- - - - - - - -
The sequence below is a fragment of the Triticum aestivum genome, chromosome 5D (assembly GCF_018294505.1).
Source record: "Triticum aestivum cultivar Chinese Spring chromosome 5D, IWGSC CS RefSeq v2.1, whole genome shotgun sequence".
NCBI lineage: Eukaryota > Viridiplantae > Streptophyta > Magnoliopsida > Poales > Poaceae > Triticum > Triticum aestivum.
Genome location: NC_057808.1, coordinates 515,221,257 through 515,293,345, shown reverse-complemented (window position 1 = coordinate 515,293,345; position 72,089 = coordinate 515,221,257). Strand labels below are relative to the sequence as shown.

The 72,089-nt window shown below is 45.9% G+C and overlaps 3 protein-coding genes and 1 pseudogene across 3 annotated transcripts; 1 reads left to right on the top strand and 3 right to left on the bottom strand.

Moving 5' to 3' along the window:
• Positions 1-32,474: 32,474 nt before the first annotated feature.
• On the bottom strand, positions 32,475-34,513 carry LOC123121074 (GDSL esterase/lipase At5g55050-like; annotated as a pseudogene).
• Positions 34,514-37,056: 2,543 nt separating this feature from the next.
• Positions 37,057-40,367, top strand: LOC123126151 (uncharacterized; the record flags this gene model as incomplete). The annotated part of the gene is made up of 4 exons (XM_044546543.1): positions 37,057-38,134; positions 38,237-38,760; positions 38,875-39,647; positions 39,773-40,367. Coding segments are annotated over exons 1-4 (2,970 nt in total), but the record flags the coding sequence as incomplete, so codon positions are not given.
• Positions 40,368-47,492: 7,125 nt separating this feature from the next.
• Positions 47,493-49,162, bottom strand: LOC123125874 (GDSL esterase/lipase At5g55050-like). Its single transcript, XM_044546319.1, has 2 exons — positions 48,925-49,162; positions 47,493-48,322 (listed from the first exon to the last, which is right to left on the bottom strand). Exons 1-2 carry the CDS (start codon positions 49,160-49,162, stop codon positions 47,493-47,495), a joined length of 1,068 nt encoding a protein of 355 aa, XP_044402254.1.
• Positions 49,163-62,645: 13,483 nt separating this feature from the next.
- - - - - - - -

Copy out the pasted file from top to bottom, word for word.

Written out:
The sequence below is a fragment of the Triticum aestivum genome, chromosome 5D (assembly GCF_018294505.1).
Source record: "Triticum aestivum cultivar Chinese Spring chromosome 5D, IWGSC CS RefSeq v2.1, whole genome shotgun sequence".
NCBI lineage: Eukaryota > Viridiplantae > Streptophyta > Magnoliopsida > Poales > Poaceae > Triticum > Triticum aestivum.
Genome location: NC_057808.1, coordinates 515,221,257 through 515,293,345, shown reverse-complemented (window position 1 = coordinate 515,293,345; position 72,089 = coordinate 515,221,257). Strand labels below are relative to the sequence as shown.

The 72,089-nt window shown below is 45.9% G+C and overlaps 3 protein-coding genes and 1 pseudogene across 3 annotated transcripts; 1 reads left to right on the top strand and 3 right to left on the bottom strand.

Moving 5' to 3' along the window:
• Positions 1-32,474: 32,474 nt before the first annotated feature.
• On the bottom strand, positions 32,475-34,513 carry LOC123121074 (GDSL esterase/lipase At5g55050-like; annotated as a pseudogene).
• Positions 34,514-37,056: 2,543 nt separating this feature from the next.
• Positions 37,057-40,367, top strand: LOC123126151 (uncharacterized; the record flags this gene model as incomplete). The annotated part of the gene is made up of 4 exons (XM_044546543.1): positions 37,057-38,134; positions 38,237-38,760; positions 38,875-39,647; positions 39,773-40,367. Coding segments are annotated over exons 1-4 (2,970 nt in total), but the record flags the coding sequence as incomplete, so codon positions are not given.
• Positions 40,368-47,492: 7,125 nt separating this feature from the next.
• Positions 47,493-49,162, bottom strand: LOC123125874 (GDSL esterase/lipase At5g55050-like). Its single transcript, XM_044546319.1, has 2 exons — positions 48,925-49,162; positions 47,493-48,322 (listed from the first exon to the last, which is right to left on the bottom strand). Exons 1-2 carry the CDS (start codon positions 49,160-49,162, stop codon positions 47,493-47,495), a joined length of 1,068 nt encoding a protein of 355 aa, XP_044402254.1.
• Positions 49,163-62,645: 13,483 nt separating this feature from the next.